Also, most non-believers are not atheist. Not every non-believer spends a whole lot of time debunking religion and eschewing faith. They may just not see the point of religion. But humans are given ample opportunity over a lifespan to wonder “Is this all there is?” Some people can handle hearing “yes”. Others can’t and they look for comfort.
Right around the time I “came out” as agnostic, I tried one last time to find God. Every Sunday, I dutifully went to the Quaker meetinghouse up the street from me. I figured that if there is a god and he talks to people, I should be able to sense it in all that pensive silence. Sunday after Sunday, I waited. Occasionally, I’d be inspired to give testimony, but I knew it was just the ham in me who was speaking, not some “inner light”. The folks were terrific, as were the once-a-month potlucks. But after a year, I knew I had to come clean and stop faking the funk.
I try never to say “never”, but I really doubt that I’ll have a true “come to Jesus” moment. I can see me adopting a certain philosophy (elements of Buddhism appeal to me, as does existentialism), but not a faith.
Actually they all are, that is what the most common understanding of atheism is (by us atheists anyway). We don’t have a belief in god. That is what atheism means.
Correct, I certainly don’t outside of this forum, but you seem to be implying that an atheist is necessarily an anti-theist. This is very much not the case.
As for the pastor in the OP, it sounds like a typical drift away from religion. Perhaps remarkable in this case because he was/is a pastor but his reasoning seems very rational. Gods don’t provide any additional explanatory power and evidence is weak to non-existent. If you don’t feel the need for such an emotional crutch then why bother?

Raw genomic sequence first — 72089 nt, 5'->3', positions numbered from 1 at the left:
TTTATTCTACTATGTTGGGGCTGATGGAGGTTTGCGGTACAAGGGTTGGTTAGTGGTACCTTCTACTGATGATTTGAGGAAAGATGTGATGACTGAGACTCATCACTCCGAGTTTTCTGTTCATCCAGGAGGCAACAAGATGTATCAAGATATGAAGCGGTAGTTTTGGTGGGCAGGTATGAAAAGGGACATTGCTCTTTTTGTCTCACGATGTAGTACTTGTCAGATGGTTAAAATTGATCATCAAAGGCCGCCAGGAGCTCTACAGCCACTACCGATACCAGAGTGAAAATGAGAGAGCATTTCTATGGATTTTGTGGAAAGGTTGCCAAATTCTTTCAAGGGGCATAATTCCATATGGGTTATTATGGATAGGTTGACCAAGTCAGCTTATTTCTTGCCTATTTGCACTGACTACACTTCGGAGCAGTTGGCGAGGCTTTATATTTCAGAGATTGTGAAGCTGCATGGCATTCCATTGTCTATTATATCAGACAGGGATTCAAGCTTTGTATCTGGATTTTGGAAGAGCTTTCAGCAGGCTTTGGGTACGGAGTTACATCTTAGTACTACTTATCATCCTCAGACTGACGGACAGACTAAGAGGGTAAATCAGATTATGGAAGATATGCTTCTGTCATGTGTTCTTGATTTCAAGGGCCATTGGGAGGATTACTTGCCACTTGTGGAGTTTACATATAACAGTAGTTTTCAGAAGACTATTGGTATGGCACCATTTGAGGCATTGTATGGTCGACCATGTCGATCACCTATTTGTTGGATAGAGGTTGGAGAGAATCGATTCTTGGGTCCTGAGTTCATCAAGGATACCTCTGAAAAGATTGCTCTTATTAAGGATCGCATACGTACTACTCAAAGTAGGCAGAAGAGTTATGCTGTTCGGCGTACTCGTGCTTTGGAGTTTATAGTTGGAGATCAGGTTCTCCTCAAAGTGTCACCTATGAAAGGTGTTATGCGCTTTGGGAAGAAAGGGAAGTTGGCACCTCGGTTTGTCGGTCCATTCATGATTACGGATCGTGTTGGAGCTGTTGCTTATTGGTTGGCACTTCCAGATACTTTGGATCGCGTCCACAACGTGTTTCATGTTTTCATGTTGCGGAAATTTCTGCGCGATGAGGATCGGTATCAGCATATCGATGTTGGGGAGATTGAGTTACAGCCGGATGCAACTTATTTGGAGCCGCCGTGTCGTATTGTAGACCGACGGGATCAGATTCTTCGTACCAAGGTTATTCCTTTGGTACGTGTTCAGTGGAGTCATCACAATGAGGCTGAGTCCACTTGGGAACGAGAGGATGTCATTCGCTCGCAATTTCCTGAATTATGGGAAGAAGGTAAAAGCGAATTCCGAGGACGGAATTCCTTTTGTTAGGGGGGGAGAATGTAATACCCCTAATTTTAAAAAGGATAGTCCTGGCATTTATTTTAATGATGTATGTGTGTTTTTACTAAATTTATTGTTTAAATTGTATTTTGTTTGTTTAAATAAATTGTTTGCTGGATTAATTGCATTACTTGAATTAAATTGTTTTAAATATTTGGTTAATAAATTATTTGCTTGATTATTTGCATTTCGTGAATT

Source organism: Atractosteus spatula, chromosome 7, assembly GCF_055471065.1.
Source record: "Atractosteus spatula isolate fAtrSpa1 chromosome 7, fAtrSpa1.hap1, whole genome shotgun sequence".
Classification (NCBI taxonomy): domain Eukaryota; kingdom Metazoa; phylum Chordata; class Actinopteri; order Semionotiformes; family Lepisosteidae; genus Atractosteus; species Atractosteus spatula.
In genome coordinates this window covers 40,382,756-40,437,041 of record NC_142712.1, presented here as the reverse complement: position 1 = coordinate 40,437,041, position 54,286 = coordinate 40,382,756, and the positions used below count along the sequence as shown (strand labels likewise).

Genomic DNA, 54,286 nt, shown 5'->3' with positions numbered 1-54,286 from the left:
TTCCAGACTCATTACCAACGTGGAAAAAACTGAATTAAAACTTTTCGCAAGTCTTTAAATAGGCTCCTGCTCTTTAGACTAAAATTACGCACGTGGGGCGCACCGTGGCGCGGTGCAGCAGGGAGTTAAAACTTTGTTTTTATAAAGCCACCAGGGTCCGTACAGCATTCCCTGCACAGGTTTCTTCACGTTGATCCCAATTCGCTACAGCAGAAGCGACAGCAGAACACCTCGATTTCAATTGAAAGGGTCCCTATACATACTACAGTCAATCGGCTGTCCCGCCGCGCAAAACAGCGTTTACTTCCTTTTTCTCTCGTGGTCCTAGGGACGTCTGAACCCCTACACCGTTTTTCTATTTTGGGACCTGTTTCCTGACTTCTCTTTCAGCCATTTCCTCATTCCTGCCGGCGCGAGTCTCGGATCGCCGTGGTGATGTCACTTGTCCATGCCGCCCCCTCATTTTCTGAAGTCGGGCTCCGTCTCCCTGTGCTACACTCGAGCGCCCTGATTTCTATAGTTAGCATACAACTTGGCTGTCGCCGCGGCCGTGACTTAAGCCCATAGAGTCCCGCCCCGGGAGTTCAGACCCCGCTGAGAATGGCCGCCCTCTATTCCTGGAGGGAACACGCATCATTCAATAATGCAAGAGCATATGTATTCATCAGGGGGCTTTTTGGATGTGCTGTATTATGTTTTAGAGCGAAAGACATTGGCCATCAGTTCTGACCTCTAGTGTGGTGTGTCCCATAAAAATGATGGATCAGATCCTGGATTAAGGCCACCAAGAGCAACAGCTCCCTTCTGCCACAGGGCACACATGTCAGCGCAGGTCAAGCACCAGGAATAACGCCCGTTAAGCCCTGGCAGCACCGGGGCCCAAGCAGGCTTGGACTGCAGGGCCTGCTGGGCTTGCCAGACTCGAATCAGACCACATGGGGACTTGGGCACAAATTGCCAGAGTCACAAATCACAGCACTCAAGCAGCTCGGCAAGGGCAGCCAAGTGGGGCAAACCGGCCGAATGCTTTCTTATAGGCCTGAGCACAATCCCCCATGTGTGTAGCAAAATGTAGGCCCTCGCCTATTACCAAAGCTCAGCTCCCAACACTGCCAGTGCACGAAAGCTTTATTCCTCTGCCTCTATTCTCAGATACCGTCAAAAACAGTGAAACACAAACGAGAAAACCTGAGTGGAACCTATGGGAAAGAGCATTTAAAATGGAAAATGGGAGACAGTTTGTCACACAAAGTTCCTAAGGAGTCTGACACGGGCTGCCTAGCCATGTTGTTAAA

I do not assume that most non-believers would call themselves atheist, though. In my mind, common parlance “atheist” connotes “I believe there is no god(s)”. But a non-believer is simply someone who says “I don’t believe in god(s).” That covers the agnostic as well as the atheist.
I don’t mind semantics games, but I don’t really care enough about this to argue. My point was that however they refer to themselves, the vast majority of non-believers aren’t shouting down every proselytizing religionist who knocks on their door. A lot of them just haven’t been exposed to any religion and thus make ripe targets for conversion. But I seriously doubt this would be the case for most people who call themselves “atheist”.
not really, one can be an agnostic and still believe in a god.
Anyway, I can’t claim that your perception is incorrect but in my own experience I’ve met many, many people who self-describe as atheists who don’t make any definite claims regarding the non-existence of gods.